Daily Briefing – 343

Delta Variant Moves Markets

U.S. stocks, oil prices and government bond yields slid Monday as anxiety mounted over the spread of the Delta coronavirus variant and its potential impact on the global economy. The moves were reminiscent of trading patterns that prevailed in the early days of the pandemic. Investors sold shares of companies directly affected by restrictions on movement and business, while buying government bonds and stocks that stood to benefit from renewed lockdowns.

Investors sheltered in the safety of government bonds. The yield on 10-year Treasury notes fell to 1.207%—its lowest level since February—from 1.30% Friday. Bond yields fall when bond prices climb. Oil prices fell after the Organization of the Petroleum Exporting Countries and a Russia-led group of big producers agreed to raise production. Futures on Brent crude, the international benchmark, tumbled 5.7% to $69.36 a barrel, their lowest level in more than six weeks.

Read more at the WSJ


Federal Count of New York COVID-19 Deaths Far Higher Than State Reports

The federal government’s count of the COVID-19 death toll in New York has 11,000 more victims than the tally publicized by the administration of Gov. Andrew Cuomo, which has stuck with a far more conservative approach to counting virus deaths.

The discrepancy in death counts continued to widen this year, according to an Associated Press review. New York state’s official death count, presented daily to the public and on the state’s Department of Health website, stood at around 43,000 this week. But the state has provided the federal government with data that shows roughly 54,000 people have died with COVID-19 as a cause or contributing factor listed on their death certificate.

The Council of Industry Daily Briefing Uses the numbers reported by the State.

Read more at the Albany Times Union


DiNapoli: State Tax Collections Continue to Exceed Projections

State tax receipts exceeded the Enacted Budget Financial Plan forecast by $4.8 billion from April through June, the first three months of the 2021-22 State Fiscal Year, according to the monthly State Cash Report released today by New York State Comptroller Thomas P. DiNapoli.

Tax receipts through June totaled $30.9 billion, almost $17 billion more than received in the same period last year, spurred in part by a $13.5 billion year-to-year increase in personal income tax (PIT) receipts. Much of this change is attributable to delays in PIT filing deadlines from April 15 to July 15 in 2020 and May 17 in 2021. In addition, PIT collections received from final returns and extension requests associated with annual filings increased this year. Fiscal year-to-date PIT receipts are $3.6 billion over projections.

Read more at the Comptroller’s Website


JPMorgan Chase Survey: CEOs are Optimistic

Business optimism remains at the highest level it’s been in over a decade, according to a new survey out from JPMorgan Chase. Nearly nine out of ten executives surveyed (88%) said they are optimistic about their company’s prospects for the next six months—the highest level of optimism in the survey’s 11-year history, and more than double the rates of a year ago. The vast majority (80%) expect their revenues/sales to rise, and nearly half (46%) plan to increase their capital spending.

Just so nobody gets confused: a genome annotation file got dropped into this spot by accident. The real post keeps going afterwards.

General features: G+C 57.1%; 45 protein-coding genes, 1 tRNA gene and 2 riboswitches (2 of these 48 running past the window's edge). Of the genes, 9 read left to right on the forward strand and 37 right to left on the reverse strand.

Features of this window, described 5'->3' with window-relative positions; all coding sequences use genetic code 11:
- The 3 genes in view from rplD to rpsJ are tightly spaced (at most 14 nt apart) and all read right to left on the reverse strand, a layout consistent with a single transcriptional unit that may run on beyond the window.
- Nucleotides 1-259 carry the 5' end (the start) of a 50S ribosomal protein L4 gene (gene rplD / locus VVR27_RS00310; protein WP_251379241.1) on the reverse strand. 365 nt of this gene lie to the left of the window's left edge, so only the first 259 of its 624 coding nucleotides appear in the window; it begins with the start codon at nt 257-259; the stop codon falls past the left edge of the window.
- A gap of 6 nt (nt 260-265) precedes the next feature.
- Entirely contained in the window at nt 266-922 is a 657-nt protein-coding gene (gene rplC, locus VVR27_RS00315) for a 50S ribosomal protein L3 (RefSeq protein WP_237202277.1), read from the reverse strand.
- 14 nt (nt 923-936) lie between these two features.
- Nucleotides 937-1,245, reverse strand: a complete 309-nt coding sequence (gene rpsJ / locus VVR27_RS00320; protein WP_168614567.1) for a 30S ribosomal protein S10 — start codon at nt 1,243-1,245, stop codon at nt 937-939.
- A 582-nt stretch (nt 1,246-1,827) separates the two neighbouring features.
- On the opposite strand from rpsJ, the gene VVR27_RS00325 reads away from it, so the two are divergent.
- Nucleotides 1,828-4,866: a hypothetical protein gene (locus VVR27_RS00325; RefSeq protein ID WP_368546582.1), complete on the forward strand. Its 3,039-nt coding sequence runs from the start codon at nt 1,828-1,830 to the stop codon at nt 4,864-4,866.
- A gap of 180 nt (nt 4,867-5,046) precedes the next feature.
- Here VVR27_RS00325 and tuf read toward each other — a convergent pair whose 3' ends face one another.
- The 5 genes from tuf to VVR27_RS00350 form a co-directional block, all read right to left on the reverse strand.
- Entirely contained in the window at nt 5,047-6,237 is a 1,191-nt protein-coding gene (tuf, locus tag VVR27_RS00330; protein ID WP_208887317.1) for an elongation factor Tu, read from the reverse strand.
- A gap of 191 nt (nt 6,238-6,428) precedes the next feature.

There are clouds on the horizon. Supply chain challenges, a tight labor market, inflation and cybersecurity all rank high on the list of business concerns for the coming months.

Read the survey at JPMorgan Chase


NYS Vaccine and COVID Update – 

Vaccine Stats as of  Monday July 19th:

One Vaccine Dose 

  • 61.7% of all New Yorkers – 11,852,773 (plus 11,458 from a day earlier) 
  • In the Hudson Valley 1,142,539 (plus 1,019) 

Fully Vaccinated

  • 56.0% of all New Yorkers – 10,891,119 are fully vaccinated (Plus 12,058)
  • In the Hudson Valley – 1,141,520 (plus 1,758) are fully vaccinated. 

The Governor  updated COVID data through Sunday July 18th.  There were 3 COVID related deaths for a total of 43,034.

Hospitalizations:

  • Patients Currently in Hospital statewide: 378

Seven Day Average Positivity Rate:

  • Statewide 1.26%
  • Mid-Hudson: 0.99%

Useful Websites:


US COVID – Cases Are Rising in States With Low Vaccination Rates… Mostly

Among the 10 states with the lowest per capita weekly incidence, 7 are in the top 10 in terms of 1+ dose vaccination, and 7 are in the top 10 in terms of full vaccination. While the majority of states with lower weekly incidence also are reporting higher vaccination coverage. There are some notable exceptions. Michigan is currently reporting the lowest per capita weekly incidence (9.2 weekly cases per 100,000 population), but it ranks #24 in terms of 1+ dose coverage (52.2%) and #23 for full coverage (48.1%). Similarly, South Dakota is reporting the third lowest incidence, but it is #28 (51.3%) and #26 (46.2%) for partial and full vaccination coverage, respectively.

Among the 10 states with the highest per capita weekly incidence, 4 are reporting among the bottom 10 in terms of both partial and full vaccination coverage—Mississippi, Wyoming, Louisiana, and Arkansas—and Oklahoma ranks just outside the bottom 10 for partial coverage (#39) but ranks #41 for full coverage. Like with the states reporting lower incidence, there are exceptions here as well. Notably, Florida is #21 (55.2%) and #25 (47.3%) in terms of partial and full vaccination coverage, respectively, but it is reporting the third-highest per capita weekly incidence (183.2).

Read more at the Johns Hopkins Center for Health Security


WHO: More Dangerous COVID-19 Variants Likely

The pandemic is far from over and there is a high likelihood of more dangerous and difficult to control COVID-19 variants emerging while global vaccination rates remain low, the World Health Organization says. The virus is surging rapidly in Africa, with some regions facing shortages of oxygen and hospital space, WHO officials advise while reports show a dramatic drop in routine childhood vaccinations amid the pandemic — a trend that could be “catastrophic” if outbreaks of other diseases occur in areas already battling COVID-19.